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A Brave Man Takes on Cuba's Brutal Regime. Will the Pope Help?
In 2003, Oscar Biscet was sent to prison, along with 74 other freedom advocates in Fidel Castro’s Black Spring round-up. Almost exactly a year ago, Biscet was released, and today he remains active in the non-violent fight for freedom. Despite the Cuban regime’s efforts, Biscet – and many others like him on the island - are acquiring the tools of communication to make their work more effective. And he is asking for help – from Pope Benedict XVI, who arrives in Havana Monday for a two-day visit. Biscet wants the Pope to pressure the Castros to hold free elections and allow Cubans their God-given rights. The full post can be found on Forbes.com at http://www.forbes.com/sites/jamesglassman/2012/03/23/a-brave-man-takes-on-cubas-brutal-regime-will-the-pope-help/. This post written by James K. Glassman, executive director of the George W. Bush Institute in Dallas, Texas.
James K. Glassman is the Founding Executive Director of the George W. Bush Institute and the interim Director of the Military Service Initiative.
He served as undersecretary of state for public diplomacy and public affairs from June 2008 to January 2009, leading the government-wide international strategic communications effort. Among his accomplishments at the State Department was bringing new Internet technology to bear on outreach efforts, an approach he christened “Public Diplomacy 2.0.”
From June 2007 to June 2008, Glassman was chairman of the Broadcasting Board of Governors (BBG). He directed all non-military, taxpayer-funded U.S. international broadcasting, including Voice of America, Radio Free Europe, and Alhurra TV. Glassman was a senior fellow at the American Enterprise Institute in Washington, D.C., from 1996 to 2008, specializing in economics and technology.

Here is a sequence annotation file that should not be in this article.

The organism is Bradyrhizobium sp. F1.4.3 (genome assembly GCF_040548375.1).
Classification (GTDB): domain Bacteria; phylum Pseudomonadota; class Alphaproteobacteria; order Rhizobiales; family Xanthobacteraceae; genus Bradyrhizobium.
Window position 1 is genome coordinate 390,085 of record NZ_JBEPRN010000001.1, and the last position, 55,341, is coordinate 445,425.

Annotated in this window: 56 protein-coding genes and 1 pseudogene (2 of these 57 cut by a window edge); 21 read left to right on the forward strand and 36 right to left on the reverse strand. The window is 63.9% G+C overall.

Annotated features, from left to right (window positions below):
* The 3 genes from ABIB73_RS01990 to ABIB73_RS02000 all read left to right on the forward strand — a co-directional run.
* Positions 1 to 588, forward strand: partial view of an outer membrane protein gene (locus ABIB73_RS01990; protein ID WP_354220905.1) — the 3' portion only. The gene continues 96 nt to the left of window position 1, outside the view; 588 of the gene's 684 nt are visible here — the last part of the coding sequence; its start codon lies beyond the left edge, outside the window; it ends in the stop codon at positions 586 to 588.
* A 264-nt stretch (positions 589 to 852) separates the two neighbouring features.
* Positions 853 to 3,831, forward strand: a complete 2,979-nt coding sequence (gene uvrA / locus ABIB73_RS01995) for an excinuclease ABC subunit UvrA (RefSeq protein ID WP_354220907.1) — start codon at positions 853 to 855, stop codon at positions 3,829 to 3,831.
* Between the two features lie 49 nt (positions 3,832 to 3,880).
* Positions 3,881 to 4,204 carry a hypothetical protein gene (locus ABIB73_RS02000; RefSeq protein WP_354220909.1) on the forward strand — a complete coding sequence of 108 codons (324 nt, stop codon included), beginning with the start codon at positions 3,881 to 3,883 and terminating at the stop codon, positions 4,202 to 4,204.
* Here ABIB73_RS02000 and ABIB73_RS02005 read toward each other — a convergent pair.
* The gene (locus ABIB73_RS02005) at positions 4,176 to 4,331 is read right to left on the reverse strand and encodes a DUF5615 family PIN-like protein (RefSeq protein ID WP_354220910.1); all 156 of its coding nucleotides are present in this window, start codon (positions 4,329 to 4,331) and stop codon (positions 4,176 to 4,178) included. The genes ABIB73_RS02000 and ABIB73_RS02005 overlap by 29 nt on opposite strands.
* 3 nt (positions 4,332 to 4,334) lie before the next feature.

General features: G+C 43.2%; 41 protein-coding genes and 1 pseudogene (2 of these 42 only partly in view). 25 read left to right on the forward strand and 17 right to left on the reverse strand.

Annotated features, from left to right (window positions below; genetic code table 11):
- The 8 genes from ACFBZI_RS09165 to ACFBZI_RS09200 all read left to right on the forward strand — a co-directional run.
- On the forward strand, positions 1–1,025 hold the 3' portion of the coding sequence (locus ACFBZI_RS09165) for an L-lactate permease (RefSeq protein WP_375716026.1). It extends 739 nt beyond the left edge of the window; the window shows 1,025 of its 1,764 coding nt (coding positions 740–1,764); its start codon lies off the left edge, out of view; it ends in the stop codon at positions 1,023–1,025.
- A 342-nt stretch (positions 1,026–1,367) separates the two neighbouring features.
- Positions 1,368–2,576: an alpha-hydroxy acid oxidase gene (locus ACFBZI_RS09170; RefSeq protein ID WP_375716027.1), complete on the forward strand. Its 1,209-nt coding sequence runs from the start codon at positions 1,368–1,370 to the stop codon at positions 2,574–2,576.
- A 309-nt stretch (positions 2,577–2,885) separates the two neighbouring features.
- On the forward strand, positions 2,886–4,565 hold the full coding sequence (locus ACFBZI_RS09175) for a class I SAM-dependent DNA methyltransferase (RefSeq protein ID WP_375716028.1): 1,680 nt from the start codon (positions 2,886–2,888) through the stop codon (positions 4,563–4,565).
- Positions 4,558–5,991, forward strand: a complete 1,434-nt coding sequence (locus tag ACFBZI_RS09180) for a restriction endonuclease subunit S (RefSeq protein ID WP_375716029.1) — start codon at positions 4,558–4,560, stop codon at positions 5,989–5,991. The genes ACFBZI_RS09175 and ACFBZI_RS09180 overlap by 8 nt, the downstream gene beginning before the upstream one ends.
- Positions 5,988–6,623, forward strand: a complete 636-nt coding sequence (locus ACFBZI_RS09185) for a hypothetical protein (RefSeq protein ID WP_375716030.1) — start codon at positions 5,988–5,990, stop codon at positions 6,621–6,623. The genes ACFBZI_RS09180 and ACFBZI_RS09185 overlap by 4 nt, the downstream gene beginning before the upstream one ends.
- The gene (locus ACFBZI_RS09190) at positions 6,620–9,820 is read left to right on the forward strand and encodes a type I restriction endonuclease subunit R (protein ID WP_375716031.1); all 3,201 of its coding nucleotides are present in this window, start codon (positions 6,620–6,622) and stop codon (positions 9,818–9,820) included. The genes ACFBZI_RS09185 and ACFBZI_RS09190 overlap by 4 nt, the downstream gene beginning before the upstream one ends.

He has been moderator of three weekly television programs: Ideas in Action and TechnoPolitics on PBS and Capital Gang Sunday on CNN.
Glassman has had a long career as a journalist and publisher. He served as president of Atlantic Monthly, publisher of the New Republic, executive vice president of U.S. News & World Report, and editor and co-owner of Roll Call, the Congressional newspaper. Between 1993 and 2004, he was a columnist for the Washington Post and the International Herald Tribune and continues to write regularly for Kiplinger’s Personal Finance and Forbes. Shortly after graduating from college, he started Figaro, a weekly newspaper in New Orleans. His articles on finance, economics, and foreign policy have appeared in The New York Times, The Wall Street Journal, the Los Angeles Times, and various other publications.
Glassman has written three books on investing, and in April 2012 was appointed to the Investor Advisory Committee of the U.S. Securities and Exchange Commission. He was formerly a member of the Policy Advisory Board of Intel Corporation and a senior advisor to AT&T Corporation and SAP America, Inc.Full Bio